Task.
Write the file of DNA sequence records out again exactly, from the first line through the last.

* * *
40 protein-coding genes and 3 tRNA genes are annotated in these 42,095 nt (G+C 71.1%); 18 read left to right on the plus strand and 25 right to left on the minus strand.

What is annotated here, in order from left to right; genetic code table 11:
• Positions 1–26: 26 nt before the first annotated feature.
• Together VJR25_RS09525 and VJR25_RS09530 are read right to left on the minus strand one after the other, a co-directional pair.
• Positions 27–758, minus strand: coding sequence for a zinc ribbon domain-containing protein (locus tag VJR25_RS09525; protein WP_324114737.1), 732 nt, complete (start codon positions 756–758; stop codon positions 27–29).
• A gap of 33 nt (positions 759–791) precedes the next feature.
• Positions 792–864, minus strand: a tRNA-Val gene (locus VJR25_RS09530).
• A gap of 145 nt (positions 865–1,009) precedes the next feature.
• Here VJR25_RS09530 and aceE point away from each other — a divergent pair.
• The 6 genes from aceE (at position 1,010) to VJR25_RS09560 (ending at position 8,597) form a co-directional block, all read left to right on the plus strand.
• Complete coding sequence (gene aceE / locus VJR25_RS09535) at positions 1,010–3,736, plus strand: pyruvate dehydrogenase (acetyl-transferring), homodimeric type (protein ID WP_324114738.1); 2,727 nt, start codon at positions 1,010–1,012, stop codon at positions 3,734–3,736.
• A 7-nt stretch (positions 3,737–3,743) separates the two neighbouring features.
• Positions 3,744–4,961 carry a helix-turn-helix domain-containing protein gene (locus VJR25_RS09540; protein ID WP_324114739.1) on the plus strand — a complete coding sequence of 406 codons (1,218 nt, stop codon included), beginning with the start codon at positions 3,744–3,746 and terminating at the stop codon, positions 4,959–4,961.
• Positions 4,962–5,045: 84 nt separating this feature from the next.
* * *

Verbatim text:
40 protein-coding genes and 3 tRNA genes are annotated in these 42,095 nt (G+C 71.1%); 18 read left to right on the plus strand and 25 right to left on the minus strand.

What is annotated here, in order from left to right; genetic code table 11:
• Positions 1–26: 26 nt before the first annotated feature.
• Together VJR25_RS09525 and VJR25_RS09530 are read right to left on the minus strand one after the other, a co-directional pair.
• Positions 27–758, minus strand: coding sequence for a zinc ribbon domain-containing protein (locus tag VJR25_RS09525; protein WP_324114737.1), 732 nt, complete (start codon positions 756–758; stop codon positions 27–29).
• A gap of 33 nt (positions 759–791) precedes the next feature.
• Positions 792–864, minus strand: a tRNA-Val gene (locus VJR25_RS09530).
• A gap of 145 nt (positions 865–1,009) precedes the next feature.
• Here VJR25_RS09530 and aceE point away from each other — a divergent pair.
• The 6 genes from aceE (at position 1,010) to VJR25_RS09560 (ending at position 8,597) form a co-directional block, all read left to right on the plus strand.
• Complete coding sequence (gene aceE / locus VJR25_RS09535) at positions 1,010–3,736, plus strand: pyruvate dehydrogenase (acetyl-transferring), homodimeric type (protein ID WP_324114738.1); 2,727 nt, start codon at positions 1,010–1,012, stop codon at positions 3,734–3,736.
• A 7-nt stretch (positions 3,737–3,743) separates the two neighbouring features.
• Positions 3,744–4,961 carry a helix-turn-helix domain-containing protein gene (locus VJR25_RS09540; protein ID WP_324114739.1) on the plus strand — a complete coding sequence of 406 codons (1,218 nt, stop codon included), beginning with the start codon at positions 3,744–3,746 and terminating at the stop codon, positions 4,959–4,961.
• Positions 4,962–5,045: 84 nt separating this feature from the next.